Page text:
again this week. What if that long layoff from such a fundamental exercise somehow takes a toll on his game this year? What if he tears a muscle performing a lift to which his body has grown unaccustomed?
I'm not trying to be a fear monger here, and I genuinely expect Ratliff to be as excellent as ever this season. The possibility of injury or declining play is always out there, though. It's what drives emergent seventh-round picks to take team-friendly contracts as soon as they can, to get a little security. First-round picks, like Haynesworth, are not burdened with the same financial pressure, so they can wait for free agency to see who will pay the most.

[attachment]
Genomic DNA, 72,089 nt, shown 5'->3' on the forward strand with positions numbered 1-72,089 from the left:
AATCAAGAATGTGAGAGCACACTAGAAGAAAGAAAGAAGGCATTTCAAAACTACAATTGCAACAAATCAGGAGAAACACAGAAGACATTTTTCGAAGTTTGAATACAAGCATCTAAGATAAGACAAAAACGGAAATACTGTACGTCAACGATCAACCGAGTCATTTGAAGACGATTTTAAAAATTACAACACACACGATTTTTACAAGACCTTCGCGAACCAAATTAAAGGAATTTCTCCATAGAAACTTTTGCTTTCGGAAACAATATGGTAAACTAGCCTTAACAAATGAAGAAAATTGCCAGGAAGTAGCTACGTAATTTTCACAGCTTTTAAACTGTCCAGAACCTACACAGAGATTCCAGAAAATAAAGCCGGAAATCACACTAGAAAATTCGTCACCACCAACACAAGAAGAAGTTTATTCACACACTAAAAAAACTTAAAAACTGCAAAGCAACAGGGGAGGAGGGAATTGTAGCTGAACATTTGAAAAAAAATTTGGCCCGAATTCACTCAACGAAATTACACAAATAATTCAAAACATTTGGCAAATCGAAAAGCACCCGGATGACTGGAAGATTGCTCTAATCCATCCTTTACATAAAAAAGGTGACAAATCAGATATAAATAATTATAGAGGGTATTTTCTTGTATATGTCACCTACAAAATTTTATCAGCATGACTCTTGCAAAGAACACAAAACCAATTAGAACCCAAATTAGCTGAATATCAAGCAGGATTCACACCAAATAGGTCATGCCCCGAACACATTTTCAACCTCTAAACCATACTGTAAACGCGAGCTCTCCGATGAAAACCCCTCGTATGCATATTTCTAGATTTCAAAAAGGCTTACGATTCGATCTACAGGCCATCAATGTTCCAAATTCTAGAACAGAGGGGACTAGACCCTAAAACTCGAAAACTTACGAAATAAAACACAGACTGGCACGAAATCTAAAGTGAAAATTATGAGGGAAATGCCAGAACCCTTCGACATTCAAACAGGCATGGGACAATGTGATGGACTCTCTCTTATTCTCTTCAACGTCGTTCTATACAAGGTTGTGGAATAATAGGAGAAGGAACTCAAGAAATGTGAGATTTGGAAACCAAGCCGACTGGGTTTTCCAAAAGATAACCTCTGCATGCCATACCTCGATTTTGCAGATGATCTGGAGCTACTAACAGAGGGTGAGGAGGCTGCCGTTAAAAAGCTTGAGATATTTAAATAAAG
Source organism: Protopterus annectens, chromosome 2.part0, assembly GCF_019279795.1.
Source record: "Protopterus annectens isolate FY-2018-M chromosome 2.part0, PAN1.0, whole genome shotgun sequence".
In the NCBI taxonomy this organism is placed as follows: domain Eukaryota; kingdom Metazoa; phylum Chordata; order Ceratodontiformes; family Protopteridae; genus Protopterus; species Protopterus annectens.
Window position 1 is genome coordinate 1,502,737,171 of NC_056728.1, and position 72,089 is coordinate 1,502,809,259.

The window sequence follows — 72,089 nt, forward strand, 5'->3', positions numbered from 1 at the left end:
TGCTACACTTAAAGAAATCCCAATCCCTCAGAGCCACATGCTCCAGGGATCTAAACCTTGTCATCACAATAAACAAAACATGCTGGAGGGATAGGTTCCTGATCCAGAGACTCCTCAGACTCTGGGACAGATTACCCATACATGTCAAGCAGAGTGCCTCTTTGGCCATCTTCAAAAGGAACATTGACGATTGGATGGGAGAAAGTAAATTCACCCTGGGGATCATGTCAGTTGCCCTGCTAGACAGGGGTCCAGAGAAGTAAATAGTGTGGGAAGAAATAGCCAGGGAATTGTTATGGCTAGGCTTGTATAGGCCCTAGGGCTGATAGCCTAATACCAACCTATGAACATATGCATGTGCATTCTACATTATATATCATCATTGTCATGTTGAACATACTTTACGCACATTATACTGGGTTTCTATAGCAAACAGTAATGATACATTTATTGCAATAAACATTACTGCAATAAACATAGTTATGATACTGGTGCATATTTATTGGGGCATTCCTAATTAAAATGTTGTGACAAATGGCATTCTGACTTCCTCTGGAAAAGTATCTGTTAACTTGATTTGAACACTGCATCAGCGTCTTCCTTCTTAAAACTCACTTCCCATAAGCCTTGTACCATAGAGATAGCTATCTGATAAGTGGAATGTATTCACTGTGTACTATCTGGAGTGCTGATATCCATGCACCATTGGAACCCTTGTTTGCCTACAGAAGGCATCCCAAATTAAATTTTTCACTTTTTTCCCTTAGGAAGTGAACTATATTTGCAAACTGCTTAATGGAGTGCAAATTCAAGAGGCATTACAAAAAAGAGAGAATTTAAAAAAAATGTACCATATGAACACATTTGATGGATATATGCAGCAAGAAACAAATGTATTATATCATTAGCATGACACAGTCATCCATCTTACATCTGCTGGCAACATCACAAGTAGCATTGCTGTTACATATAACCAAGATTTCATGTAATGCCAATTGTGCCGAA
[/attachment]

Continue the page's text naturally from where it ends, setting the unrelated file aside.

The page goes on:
Before he plays a down in the NFL, Detroit first-round D-lineman Ndamukong Suh will sign a contract with some $35 million in guarantees. Meanwhile Ratliff, fresh off two Pro Bowls, is still working on the five-year deal worth a maximum of $20.5 million he signed back in 2007. In the two seasons since he trails only Minnesota's Kevin Williams in sacks by a defensive tackle, just one back with 13.5. And those came as a nose tackle, the position Haynesworth is so afraid to play. Unlike Williams, Ratliff's not facing a suspension for testing positive for a banned substance. And unlike Haynesworth, he's not a pain to have around.
Ratliff's been doing the right things and saying the right things and representing the Cowboys well since he got here in 2005. Maybe it's not this year and maybe it's not next year, but when it's time for Ratliff to go to the source he deserves to be rewarded for his patience.
Holla at me.